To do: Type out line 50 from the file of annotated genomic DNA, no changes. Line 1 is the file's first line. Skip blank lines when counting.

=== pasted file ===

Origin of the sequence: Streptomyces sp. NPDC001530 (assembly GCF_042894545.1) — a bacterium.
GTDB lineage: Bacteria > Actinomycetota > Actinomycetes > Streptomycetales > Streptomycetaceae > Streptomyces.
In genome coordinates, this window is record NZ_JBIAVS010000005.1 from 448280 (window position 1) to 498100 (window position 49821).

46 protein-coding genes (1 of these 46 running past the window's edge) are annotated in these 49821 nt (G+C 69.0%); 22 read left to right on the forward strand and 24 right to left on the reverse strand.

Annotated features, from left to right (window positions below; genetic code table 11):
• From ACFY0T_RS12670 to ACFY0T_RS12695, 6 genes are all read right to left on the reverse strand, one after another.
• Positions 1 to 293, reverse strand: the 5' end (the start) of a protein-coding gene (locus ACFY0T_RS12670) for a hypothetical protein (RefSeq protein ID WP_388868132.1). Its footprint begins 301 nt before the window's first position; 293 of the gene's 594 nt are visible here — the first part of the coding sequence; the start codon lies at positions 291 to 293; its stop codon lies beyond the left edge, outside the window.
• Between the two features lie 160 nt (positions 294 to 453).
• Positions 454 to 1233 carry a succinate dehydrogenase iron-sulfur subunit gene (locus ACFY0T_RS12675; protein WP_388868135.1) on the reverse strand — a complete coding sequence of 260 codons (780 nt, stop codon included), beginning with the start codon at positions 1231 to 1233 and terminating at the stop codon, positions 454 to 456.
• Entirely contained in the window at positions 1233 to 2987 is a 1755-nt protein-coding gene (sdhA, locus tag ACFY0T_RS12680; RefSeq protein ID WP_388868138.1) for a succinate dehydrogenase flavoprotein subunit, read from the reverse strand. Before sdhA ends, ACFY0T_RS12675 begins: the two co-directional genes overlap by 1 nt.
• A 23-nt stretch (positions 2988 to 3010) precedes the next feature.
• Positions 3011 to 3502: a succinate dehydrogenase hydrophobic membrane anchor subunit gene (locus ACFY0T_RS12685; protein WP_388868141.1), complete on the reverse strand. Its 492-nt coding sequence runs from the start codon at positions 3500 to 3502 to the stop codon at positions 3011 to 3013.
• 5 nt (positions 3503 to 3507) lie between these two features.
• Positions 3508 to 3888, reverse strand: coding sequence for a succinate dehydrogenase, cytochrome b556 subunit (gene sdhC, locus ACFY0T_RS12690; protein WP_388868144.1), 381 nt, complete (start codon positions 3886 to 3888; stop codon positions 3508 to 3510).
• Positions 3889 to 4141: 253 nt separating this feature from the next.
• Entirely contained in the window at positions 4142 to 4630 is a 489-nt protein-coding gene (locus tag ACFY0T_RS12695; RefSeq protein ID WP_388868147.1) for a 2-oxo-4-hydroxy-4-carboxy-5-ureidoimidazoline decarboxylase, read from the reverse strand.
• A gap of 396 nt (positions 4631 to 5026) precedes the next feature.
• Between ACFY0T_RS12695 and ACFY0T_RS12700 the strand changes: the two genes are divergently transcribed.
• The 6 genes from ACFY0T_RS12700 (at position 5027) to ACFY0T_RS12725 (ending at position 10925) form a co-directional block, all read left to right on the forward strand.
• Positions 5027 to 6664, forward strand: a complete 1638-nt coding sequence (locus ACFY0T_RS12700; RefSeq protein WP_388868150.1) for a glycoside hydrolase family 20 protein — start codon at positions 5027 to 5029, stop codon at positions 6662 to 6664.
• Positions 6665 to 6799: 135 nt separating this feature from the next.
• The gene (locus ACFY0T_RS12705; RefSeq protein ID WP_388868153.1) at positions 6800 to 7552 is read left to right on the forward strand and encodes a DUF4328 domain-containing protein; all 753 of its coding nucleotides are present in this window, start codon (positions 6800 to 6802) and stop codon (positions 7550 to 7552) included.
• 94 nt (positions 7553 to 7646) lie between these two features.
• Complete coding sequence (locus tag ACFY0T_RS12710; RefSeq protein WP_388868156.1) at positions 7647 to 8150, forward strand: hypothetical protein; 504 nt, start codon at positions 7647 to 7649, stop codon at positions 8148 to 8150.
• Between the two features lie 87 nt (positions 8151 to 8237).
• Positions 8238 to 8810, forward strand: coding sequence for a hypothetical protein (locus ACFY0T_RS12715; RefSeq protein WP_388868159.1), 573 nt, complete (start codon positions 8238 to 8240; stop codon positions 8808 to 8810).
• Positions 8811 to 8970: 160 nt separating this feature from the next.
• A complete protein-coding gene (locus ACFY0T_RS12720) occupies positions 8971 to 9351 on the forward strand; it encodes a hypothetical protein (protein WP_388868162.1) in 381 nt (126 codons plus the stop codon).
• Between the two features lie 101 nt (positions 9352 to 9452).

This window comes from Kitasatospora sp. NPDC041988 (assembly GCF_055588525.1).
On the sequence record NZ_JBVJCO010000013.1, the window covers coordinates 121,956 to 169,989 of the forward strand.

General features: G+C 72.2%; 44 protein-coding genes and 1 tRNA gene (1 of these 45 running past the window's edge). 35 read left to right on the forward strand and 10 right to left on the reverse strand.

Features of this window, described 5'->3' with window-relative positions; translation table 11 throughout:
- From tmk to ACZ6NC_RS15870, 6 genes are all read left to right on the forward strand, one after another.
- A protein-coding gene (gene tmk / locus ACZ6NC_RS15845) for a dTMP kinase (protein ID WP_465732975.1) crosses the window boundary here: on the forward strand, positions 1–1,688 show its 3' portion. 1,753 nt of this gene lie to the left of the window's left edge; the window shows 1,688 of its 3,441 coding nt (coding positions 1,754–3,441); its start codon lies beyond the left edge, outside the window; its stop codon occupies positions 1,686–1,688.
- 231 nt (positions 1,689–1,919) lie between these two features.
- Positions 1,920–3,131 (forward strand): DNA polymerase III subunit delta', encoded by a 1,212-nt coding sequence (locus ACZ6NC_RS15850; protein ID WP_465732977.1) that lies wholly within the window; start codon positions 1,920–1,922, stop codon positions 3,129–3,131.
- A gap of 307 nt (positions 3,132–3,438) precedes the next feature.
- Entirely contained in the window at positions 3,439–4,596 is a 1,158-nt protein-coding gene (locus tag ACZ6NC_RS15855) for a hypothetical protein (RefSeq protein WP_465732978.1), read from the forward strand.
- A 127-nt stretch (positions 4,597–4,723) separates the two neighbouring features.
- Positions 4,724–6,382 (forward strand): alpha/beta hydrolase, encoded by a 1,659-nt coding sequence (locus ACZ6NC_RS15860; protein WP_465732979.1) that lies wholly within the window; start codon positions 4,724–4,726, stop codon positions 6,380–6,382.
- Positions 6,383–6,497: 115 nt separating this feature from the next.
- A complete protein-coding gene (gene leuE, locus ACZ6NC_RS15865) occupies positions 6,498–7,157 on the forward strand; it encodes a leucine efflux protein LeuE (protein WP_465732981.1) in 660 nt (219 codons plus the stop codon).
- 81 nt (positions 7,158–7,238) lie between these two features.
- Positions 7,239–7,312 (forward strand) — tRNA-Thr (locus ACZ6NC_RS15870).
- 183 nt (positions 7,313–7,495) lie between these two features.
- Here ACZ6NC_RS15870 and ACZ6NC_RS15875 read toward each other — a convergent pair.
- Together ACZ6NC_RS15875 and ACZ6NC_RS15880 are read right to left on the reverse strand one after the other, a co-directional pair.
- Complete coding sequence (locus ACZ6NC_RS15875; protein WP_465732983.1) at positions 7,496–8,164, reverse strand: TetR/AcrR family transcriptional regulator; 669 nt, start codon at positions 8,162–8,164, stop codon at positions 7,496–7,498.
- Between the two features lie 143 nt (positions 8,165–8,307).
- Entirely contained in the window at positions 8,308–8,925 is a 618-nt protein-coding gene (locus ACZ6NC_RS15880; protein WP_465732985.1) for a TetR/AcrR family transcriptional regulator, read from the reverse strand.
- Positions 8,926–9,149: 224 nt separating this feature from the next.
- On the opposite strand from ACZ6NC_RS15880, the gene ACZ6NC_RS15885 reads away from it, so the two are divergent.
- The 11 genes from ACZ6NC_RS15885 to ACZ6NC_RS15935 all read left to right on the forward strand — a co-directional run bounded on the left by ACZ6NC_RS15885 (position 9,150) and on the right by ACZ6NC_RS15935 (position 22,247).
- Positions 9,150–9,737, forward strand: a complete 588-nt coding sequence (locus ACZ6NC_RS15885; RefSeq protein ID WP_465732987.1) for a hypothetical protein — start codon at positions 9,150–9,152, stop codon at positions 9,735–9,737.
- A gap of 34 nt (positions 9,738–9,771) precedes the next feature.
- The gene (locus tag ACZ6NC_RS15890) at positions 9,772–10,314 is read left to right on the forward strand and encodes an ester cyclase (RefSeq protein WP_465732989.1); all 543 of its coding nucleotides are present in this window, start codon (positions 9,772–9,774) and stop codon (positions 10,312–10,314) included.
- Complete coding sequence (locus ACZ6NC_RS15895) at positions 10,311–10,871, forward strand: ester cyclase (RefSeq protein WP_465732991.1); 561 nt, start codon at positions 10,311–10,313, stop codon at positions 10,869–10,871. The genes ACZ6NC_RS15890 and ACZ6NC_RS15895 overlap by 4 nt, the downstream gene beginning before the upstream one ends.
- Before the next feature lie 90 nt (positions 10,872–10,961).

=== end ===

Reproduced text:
- Between the two features lie 143 nt (positions 8,165–8,307).